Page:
“As Jesus meets and greets people that first Easter his first words again and again are : ‘don’t be afraid’ or ‘Peace be with you’ for it is only when He breaks through our fear can we see and receive the love He offers us….and then there is only joy. It’s this mixture of emotions I felt whilst watching Wales play England at the Millennium Stadium during my district visit to Wales…wanting Wales to win but the game so close and the fear building up within me and most in the stadium…and as the final whistle blew the eruption of joy…In some ways the fear stopped me enjoying the game to the full and this is perhaps where many of us are in our living – the fears and worries of everyday life are stopping us enjoying fully being alive. The message of Easter is that Christ comes to break through our fear that we might know the joy of life….of being alive and in relationships with others and enjoying all that God provides.

“Easter eggs will abound once again this festive season and I still don’t know the answer as to whether it was the chicken or the egg which came first. Whilst in Wales I preached at a small village chapel in Carew and here is one of the most historic Celtic crosses in our islands. In the Celtic design where is the beginning and the end? We are sometimes guilty of celebrating Easter Sunday as the end, the culmination of Lent and Holy Week. ‘Christ is risen. Hallelujah!’ And what happens next? The stories in the gospels tell us that those who encountered the living Christ couldn’t keep it to themselves and couldn’t wait to tell others. So we celebrate that Easter is not only an ending but a beginning.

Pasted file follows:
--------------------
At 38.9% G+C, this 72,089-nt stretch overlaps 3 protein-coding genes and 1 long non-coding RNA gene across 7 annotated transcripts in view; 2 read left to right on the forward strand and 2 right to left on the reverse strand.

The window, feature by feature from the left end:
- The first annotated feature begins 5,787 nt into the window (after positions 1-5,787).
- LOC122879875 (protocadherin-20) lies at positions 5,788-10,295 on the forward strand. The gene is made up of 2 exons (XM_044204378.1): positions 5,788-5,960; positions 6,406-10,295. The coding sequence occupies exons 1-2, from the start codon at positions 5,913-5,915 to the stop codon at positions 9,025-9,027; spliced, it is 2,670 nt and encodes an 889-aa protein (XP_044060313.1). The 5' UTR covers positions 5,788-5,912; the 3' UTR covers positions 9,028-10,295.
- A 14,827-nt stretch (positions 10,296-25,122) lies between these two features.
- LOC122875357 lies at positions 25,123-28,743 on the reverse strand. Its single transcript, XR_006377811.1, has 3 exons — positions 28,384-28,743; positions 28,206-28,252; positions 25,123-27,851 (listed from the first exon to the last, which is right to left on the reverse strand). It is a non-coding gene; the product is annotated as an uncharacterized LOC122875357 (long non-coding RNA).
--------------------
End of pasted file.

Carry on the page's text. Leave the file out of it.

“Life for us all is a journey of endings and beginnings. Our task is to help lead people from their endings into new beginnings at whatever age and stage of life they are.

“So the emotions of the first Easter are still very real in our society today. The challenge for us is to know how we can offer the hope, joy and new life that Jesus offers us all. One simple way is to believe and live these emotions in our own life that others may see the risen Christ living in us.”

You can listen to Stephen’s message on the Methodist Web Radio page:

Thursday, 9 April 2009

The Truth of the Resurrection

Today is Maundy Thursday and, like many more Christians, I have been to church this evening to remember the night when the Disciples were gathered together for the joyful celebration of the Passover meal. Yet Jesus was upset and then he told them why – ‘because one of you sitting at the table, sharing a meal with me in friendship, is about to betray me.’ So our service included sorrow for the times when we have, often unknowingly, let our Lord down and we left the church in quietness and in darkness (because Judas’ betrayal was at night).

However, when you read St. John’s gospel, you will find that his message is 'glory' in the whole of the weekend’s events, even in this dark hour of betrayal and especially the cross. He writes, “When Judas had left, Jesus said, ‘Now the Son of Man is seen for who he is, and God seen for who he is in him. The moment God is seen in him, God’s glory will be on display. In glorifying him, he himself is glorified – glory all around!’”